My tomato plants were obviously more prolific prior to the onset of black spot (which I treat by trimming the plant and applying fungicide). Still, I managed to accumulate 3 soup bowls full of tomatoes in the weeks prior. By the time I had that many tomatoes, I knew I wanted to try a sauce. Plum tomatoes are typically used, but I don’t grow those. So, I looked up a recipe that called for cherry tomatoes and gave it a whirl. You can find that recipe here. Please note, it is a recipe for a sauce, not a gravy. As I understand it, gravy contains meat drippings, whereas sauce does not. I’ve also been told there can be a difference in thickness- a sauce can be thinner, but doesn’t have to be.
All my life, I’ve had a taste for homemade sauces. I’ve been lucky enough to be able to occasionally eat at Italian restaurants featuring generational recipes. I’ve also watched sauces being built from scratch, happily taste-tested, and have a sense of what goes into a good one. For years, I’ve dreamt of making a sauce myself, but the amount of patience and meticulousness involved was a turnoff. Sure, I can savor it on the table… but to work for hours building it? I just wasn’t sure…
All this to say, my personal bar is rather high for homemade sauces, so, naturally, I personalized the recipe.
Method and Modifications:
*I read the comments on the original recipe, which influenced my choices when making modifications.
- Because so many people commented that 425F was too high, I dropped it down to 400F and baked for 45mins.
- Because others mentioned the liquid that would result from the cooking, I opted for a lasagna pan & lined the pan with foil for easy cleanup.
- After baking, there was an excess of watery/oily/tomato-y juice in the bottom of the pan. I used a slotted spoon to retrieve the tomatoes & used the drippings for garlic bread. More on that later.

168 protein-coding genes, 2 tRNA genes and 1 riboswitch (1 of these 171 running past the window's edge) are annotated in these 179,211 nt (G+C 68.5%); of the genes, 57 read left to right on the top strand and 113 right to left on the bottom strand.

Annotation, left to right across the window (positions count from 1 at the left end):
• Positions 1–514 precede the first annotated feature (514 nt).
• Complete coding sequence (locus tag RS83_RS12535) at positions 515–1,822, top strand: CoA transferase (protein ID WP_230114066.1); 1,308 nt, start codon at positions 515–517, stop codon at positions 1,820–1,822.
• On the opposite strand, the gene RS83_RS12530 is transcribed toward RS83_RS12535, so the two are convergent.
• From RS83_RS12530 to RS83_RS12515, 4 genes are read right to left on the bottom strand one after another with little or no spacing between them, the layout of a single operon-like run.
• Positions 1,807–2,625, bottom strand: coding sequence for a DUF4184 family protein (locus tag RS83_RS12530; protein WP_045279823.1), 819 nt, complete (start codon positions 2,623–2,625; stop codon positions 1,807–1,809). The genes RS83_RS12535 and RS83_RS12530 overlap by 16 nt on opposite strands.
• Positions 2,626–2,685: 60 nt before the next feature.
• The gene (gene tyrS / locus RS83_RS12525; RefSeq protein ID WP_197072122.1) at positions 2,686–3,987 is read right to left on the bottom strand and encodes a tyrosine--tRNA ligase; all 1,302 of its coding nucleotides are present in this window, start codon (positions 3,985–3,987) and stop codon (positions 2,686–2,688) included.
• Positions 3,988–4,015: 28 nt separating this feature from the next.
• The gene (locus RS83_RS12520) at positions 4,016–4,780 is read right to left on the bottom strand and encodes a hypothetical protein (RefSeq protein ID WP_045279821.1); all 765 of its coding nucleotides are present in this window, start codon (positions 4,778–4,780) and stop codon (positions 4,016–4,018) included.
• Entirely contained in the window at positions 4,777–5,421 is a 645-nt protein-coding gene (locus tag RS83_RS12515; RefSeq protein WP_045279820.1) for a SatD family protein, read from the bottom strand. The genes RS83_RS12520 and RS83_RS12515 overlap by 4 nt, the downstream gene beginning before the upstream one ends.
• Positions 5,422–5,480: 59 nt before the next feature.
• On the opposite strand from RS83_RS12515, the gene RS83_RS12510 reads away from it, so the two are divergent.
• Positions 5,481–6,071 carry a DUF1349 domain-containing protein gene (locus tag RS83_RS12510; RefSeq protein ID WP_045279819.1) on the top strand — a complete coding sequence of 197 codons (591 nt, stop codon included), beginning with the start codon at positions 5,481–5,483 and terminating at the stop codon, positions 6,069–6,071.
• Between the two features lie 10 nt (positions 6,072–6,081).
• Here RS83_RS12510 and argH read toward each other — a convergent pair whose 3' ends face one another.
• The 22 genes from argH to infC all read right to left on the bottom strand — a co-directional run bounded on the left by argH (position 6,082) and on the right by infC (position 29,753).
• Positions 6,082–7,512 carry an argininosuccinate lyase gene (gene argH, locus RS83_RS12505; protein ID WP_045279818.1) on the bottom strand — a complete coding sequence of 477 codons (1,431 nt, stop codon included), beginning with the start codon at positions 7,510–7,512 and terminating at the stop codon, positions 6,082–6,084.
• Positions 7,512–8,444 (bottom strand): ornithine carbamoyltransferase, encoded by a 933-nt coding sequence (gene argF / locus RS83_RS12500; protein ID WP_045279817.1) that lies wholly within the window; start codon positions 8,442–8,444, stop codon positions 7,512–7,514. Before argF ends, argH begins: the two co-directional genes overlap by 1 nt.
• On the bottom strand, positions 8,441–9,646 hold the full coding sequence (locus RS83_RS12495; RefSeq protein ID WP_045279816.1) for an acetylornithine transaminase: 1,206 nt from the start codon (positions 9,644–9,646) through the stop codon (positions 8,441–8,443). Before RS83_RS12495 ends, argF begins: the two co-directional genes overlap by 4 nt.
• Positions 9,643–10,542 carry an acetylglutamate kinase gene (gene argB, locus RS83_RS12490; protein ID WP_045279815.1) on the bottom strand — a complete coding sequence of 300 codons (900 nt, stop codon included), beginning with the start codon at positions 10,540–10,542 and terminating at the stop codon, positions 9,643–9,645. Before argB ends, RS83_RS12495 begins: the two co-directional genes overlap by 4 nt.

*I had some leftover plum tomatoes, so I sliced them & added them to the cherry tomatoes.
*Obviously, a single row of tomatoes was out of the question.
*I seasoned the tomatoes before cooking because I wanted the seasonings to seep in. I did not have fresh basil. I went heavy-handed on the garlic, dried basil, and oregano, and light-handed on the onion powder before baking.
*I may have used too much olive oil. I had a coating of garlic-infused evoo on the bottom. Then I drizzled plain evoo on the top, and stirred to adhere the seasonings to the tomatoes.
*I fried one pepper and about 1/4 cup of onion for taste, and added them to the tomatoes before I pureed them.
*I used a mini-chopper instead of a blender.
*Even though I drained the tomatoes before pureeing them, the sauce was too thin for my taste.
*Many sauces use tomato paste as a thickener. I had about a cup and a half left from a mixture of chunky commercially produced sauce with a can of paste added, so I used that to thicken the pureed tomato mixture.
*Finally, I added more seasonings after thickening- including ground black pepper.
- Raw tomatoes over garlic-infused olive oil
- After seasoning & adding more oil
- After 30 minutes
- After 45 minutes
- After pulsing
- After adding tomato paste & sauce mixture to thicken
If I were to make this again, I would intentionally set out to establish a hybrid recipe. This means looking up a traditional recipe just in case I’m missing anything. Even though I ended up knowing a lot more off the cuff than I thought I did, it’s still nice to have the security of something written down to reference.
One of the things I liked about this meal was that it was entirely made from things I already had around. I served the sauce atop leftover ziti noodles that were mixed with peppers and onions, with the garlic bread on the side. Needless to say, it was delicious. I had about a week’s leftovers from the original leftovers+harvest. Yum!